In the latest issue of one of the leading golf magazines, you will see a putting instruction tip with the following title: Accelerate to sink more putts.
In the piece, the featured instructor advises that you “accelerate through impact.”
Thirty pages late in the same issue, however, another article features a leading putting instructor, who says, “The best strokes reach top speed before impact and maintain that pace through the hitting zone… So thinking ‘accelerate through’ can hurt you.”
We don’t mention this to knock the magazine, but rather to simply use it as a vivid illustration of the varied beliefs regarding perfect putting stroke.
Here you have two instructors who are accomplished enough to be featured in a leading golf magazine, and yet they are offering completely oppositional advice.
This is nothing new, as there have always been different schools of thought on virtually all aspects of the putting stroke.
For example, in another golf magazine this month, Jack Nicklaus advises that you get your eyes directly over the starting line of the putt—a concept that several of today’s top instructors refute. Indeed, Pat O’Brien and Stan Utley say that your eyes should be slightly inside the starting line.
Nicklaus also reveals that he employed different types of strokes during his career, stating, “I didn’t know which stroke I would use until I got to the tournament venue and checked the green conditions.” Whoa! Kids, don’t try that at home.
So what does all of this mean? It’s really just a reminder that putting is an art as well as a science.
In the new book The Stack & Tilt Swing (which is not a putting book, but rather a book on the full golf swing), the authors talk about the difference between so-called “fundamentals” and what they call “preferences.” They make the point that the former is often actually the latter when it comes to the full swing, and the same could probably be said for the putting stroke. Sometimes a “fundamental” is really just a preference.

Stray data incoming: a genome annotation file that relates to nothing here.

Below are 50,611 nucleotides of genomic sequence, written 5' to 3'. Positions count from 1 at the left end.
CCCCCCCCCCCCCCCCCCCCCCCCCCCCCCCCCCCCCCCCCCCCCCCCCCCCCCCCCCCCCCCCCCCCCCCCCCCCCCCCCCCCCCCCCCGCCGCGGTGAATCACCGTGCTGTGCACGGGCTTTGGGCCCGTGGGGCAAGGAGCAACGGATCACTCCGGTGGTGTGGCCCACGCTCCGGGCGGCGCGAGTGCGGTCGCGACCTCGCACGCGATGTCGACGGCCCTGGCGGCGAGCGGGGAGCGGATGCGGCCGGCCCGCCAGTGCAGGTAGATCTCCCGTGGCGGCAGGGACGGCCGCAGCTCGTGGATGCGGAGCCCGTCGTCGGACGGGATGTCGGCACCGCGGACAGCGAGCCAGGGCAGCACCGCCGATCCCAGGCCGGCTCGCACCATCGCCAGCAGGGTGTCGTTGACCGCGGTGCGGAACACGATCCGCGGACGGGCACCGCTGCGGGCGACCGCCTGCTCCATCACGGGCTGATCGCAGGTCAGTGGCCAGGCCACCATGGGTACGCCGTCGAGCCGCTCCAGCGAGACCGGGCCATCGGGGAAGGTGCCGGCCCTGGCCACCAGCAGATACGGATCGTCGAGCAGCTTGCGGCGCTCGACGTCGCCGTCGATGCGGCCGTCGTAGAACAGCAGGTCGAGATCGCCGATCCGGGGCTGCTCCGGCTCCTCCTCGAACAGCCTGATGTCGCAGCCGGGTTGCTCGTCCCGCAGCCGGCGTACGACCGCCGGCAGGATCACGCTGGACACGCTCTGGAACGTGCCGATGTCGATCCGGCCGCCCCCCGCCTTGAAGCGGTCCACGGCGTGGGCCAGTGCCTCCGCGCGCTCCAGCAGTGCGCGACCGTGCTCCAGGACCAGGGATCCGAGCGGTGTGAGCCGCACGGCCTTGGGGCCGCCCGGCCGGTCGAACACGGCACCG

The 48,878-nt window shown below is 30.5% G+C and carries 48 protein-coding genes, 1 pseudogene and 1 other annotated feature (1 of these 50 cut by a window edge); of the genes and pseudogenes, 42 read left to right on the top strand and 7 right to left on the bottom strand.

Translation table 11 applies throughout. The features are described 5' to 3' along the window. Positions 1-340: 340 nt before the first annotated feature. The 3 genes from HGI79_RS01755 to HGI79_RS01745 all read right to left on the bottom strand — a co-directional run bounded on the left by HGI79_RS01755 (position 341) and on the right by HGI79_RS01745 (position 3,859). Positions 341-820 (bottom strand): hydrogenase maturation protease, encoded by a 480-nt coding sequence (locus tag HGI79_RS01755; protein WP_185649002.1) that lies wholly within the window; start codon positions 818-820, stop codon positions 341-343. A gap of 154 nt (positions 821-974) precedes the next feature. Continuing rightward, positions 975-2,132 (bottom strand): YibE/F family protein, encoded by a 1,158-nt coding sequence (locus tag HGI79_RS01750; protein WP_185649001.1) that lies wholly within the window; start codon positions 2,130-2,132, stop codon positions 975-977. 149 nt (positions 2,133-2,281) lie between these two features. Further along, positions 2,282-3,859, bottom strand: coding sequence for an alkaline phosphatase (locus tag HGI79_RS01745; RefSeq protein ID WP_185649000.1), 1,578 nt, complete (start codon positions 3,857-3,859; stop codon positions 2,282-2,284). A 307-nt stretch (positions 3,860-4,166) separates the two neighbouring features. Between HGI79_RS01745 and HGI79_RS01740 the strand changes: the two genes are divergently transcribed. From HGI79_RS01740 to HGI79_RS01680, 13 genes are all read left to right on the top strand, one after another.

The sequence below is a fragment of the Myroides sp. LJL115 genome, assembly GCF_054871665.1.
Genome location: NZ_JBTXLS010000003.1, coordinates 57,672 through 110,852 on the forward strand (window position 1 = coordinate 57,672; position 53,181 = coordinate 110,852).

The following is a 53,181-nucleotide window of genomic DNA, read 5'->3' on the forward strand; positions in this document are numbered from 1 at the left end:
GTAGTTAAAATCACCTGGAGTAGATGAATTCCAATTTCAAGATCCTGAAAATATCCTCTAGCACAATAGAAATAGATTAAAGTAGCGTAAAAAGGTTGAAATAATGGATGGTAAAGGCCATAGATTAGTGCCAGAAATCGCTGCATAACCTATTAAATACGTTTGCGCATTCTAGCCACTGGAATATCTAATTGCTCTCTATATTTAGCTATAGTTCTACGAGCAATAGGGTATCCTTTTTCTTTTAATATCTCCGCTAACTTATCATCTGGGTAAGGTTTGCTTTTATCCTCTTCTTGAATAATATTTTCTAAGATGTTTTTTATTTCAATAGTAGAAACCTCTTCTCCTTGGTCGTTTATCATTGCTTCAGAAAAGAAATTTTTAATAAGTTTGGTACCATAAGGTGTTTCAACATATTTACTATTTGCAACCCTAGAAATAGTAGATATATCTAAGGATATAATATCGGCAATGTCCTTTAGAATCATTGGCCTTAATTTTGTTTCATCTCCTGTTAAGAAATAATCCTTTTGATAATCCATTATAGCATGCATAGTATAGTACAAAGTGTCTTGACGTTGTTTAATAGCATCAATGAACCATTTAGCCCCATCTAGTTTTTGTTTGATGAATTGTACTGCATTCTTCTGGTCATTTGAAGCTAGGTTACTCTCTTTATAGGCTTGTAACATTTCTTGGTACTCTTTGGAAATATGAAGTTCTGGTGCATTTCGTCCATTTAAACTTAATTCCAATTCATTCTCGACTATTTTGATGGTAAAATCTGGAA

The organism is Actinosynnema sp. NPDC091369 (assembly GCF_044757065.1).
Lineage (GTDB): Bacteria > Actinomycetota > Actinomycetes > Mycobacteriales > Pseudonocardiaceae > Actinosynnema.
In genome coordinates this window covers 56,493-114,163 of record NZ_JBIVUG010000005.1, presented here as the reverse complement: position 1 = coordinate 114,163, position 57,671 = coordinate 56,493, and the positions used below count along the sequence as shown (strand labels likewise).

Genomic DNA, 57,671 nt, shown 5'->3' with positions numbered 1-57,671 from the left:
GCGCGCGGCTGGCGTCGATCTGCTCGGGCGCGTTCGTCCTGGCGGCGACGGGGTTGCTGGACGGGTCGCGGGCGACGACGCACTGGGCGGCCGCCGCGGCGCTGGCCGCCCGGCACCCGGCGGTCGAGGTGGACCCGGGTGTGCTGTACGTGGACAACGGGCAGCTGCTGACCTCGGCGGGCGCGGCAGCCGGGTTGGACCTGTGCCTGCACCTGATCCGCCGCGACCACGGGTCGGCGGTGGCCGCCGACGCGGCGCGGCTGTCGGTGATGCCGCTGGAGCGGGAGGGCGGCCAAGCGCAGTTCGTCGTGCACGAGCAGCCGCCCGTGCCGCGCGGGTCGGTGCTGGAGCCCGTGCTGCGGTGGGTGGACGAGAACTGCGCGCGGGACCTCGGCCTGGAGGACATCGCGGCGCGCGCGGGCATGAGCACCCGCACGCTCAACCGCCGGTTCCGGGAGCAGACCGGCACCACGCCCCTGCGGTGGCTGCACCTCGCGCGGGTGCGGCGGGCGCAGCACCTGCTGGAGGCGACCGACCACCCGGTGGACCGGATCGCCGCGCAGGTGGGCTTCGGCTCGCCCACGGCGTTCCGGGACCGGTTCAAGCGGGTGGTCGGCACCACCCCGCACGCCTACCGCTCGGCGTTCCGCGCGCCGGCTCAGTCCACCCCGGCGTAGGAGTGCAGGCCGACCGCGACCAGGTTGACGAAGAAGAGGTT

So where does that leave us? Do we just each do whatever we want and make it up as we go along? No. Just because there is no single “way” to putt, that doesn’t mean that there isn’t a better “way” when it comes to your particular game.
The best option is to simply be acutely aware of the different schools of putting thought, and to find your own “way” within them. Through trial and error, you will find an approach that works for you.
From there, you can begin to strategically build your putting game, settling on mechanics that work for you and practicing your game within the framework of those mechanics (and finding a putter that fits those mechanics as well).
If this sounds complicated, it’s because it is a bit complicated. Nothing in golf comes easy—but a little knowledge and a thirst for discovery can go a long way toward raising your game.
P.S. What are your thoughts on this subject? Have you had a personal experience that would shed some light on it? If so, please comment!